Minister for Communications Michelle Rowland says too early to say whether Optus customers should be compensated for outage

With Optus services slowly returning, many customers affected by the outage are asking whether they will be entitled to any kind of compensation.

The telecommunications blackout affected millions of people across the country — causing major delays for commuters and impacting health services as well as affecting both personal and business customers.

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According to Downdetector, reports of the outage started about 4am on Wednesday.

Issues with the Optus network were reported across the country in Perth, Melbourne, Brisbane, Sydney and Adelaide.

About 12.35pm, Optus customers reported they could once again connect to the internet and make calls.

“This has been a frustrating morning for Optus customers right across Australia and we appreciate that this frustration is not only in terms of inconvenience but in some cases, it is economic frustration as well,” Minister for Communications Michelle Rowland said.

“In relation to customers who’ve been affected and what their recourse may be … at this time it is probably too early to be discussing or giving definitive views about compensation or other consumer rights.

“It’s important, especially for small businesses, to keep receipts so that any recourse and any redress that may be available to them has that evidentiary base.

“I want to assure all Australians that the top priority of this government is keeping Australians safe.”

Minister for Communications Michelle Rowland. Credit: MICK TSIKAS/AAP

Rowland said it was her understanding the outage was caused by “a fault deep in the core” of the Optus infrastructure.

“The core network basically encompasses everything from routing to electronics,” she said.

“So, it is a fault that is quite fundamental to the network.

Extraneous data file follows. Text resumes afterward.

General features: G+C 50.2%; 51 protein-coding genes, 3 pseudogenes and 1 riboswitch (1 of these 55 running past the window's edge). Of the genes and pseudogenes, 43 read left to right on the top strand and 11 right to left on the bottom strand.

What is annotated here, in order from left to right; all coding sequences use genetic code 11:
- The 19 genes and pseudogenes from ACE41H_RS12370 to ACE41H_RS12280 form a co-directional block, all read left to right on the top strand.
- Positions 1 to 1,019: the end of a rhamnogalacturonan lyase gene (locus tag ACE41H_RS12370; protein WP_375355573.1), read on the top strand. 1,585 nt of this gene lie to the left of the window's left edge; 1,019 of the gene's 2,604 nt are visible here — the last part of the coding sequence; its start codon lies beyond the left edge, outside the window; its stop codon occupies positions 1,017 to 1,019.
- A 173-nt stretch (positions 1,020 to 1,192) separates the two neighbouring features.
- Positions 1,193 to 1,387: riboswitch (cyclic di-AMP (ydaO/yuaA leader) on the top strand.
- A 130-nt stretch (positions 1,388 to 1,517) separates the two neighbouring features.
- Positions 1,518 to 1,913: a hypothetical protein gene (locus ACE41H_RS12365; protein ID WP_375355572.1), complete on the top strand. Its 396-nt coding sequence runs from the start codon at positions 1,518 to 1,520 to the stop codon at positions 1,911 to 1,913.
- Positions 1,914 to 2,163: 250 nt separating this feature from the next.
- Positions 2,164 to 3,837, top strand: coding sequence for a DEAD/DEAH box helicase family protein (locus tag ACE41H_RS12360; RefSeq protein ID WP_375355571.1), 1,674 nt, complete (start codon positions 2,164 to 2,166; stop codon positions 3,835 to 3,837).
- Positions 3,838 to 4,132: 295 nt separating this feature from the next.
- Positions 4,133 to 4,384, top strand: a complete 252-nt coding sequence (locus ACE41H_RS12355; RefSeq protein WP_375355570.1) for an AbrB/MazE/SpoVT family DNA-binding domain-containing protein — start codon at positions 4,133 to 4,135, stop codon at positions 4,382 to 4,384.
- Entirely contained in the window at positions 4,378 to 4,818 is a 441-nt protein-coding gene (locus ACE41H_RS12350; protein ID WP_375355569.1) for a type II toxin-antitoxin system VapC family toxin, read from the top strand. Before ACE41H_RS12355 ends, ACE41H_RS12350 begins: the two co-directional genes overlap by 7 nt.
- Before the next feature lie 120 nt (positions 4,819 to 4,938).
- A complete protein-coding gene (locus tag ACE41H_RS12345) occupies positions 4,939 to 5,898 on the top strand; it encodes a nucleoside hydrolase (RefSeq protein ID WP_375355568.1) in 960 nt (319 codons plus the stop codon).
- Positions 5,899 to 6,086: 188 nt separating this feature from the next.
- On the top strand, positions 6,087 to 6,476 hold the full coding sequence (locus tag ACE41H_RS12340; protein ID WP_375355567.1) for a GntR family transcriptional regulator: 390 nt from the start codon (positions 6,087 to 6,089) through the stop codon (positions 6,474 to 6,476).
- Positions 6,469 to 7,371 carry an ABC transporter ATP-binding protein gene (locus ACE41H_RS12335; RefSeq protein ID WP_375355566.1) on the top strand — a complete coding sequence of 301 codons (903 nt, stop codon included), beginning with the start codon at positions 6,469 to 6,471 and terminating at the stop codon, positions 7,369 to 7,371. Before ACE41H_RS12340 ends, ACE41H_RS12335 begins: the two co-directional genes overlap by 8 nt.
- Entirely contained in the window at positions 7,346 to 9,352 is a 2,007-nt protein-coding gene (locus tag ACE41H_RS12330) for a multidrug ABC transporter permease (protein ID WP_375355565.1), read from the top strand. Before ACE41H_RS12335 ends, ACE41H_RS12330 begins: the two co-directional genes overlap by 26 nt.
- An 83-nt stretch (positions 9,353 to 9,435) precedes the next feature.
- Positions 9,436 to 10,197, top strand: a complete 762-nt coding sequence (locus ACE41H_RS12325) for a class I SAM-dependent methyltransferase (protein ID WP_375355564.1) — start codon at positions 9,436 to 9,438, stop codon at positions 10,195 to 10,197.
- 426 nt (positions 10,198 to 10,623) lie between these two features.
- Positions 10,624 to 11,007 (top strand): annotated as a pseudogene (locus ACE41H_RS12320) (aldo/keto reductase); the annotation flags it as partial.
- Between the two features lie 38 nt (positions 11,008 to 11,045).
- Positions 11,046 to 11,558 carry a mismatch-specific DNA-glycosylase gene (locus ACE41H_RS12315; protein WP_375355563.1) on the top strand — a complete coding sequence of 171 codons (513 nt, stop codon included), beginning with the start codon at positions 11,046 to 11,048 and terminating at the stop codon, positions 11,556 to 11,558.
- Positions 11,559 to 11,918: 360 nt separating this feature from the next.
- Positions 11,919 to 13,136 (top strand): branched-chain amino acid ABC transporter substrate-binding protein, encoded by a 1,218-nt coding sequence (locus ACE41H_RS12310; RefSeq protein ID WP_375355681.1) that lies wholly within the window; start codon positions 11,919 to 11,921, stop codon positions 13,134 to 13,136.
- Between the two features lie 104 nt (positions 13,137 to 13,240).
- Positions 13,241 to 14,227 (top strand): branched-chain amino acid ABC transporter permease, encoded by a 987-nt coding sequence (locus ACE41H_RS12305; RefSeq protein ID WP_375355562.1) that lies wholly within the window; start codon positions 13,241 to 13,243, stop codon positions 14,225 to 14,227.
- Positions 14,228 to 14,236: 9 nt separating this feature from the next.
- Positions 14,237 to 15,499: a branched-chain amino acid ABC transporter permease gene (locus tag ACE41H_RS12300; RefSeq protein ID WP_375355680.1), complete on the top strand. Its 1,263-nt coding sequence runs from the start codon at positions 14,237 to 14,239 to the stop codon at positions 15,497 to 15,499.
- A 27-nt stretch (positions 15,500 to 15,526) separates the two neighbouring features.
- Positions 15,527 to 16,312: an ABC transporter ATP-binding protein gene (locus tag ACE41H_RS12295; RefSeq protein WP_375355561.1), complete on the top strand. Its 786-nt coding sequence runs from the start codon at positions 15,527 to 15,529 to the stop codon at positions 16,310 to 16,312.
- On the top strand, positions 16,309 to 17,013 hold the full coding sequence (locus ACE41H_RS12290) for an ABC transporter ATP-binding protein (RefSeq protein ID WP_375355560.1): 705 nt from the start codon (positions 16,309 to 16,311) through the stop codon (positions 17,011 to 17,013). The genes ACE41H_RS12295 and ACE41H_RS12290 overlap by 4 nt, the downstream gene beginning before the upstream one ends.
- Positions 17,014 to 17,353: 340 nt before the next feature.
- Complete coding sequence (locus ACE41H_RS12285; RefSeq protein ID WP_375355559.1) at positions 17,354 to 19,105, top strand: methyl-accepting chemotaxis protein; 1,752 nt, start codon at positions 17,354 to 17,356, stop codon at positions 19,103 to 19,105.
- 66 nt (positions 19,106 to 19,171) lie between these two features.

“But my understanding, having just recently spoken again to the CEO, is that a number of problems have been identified and that Optus continues to work on this.

“I don’t have any information to confirm that this was caused by a cyberattack.”

Emergency call crisis

A major ongoing issue is the ability of customers to make emergency calls.

Optus earlier said that triple-0 could be called from a mobile, but not a landline, even during the outage.

However, it has now been reported that mobile phones weren’t connecting to triple-0.

Telecommunications carriers are required to ensure that emergency calls are successfully carried from each telecommunications provider to the Emergency Call Person, the Australian Community and Media Authority said in a statement.

“This includes calls to triple-0, 112, and to 106, the text-based National Relay Service for people who have a hearing or speech impairment.

“There are also requirements for telcos to make information available to the community on the status of its networks in instances where its networks have been seriously disrupted and there is a direct impact on the emergency call service.

“Once its network is restored, telcos are required to conduct welfare checks on people who have tried calling triple-0 during a large network outage if they were unable to connect to triple-0.

“The ACMA is monitoring this situation to ensure appropriate protections have been provided to the Australian community and that Optus is complying with its regulatory obligations.”

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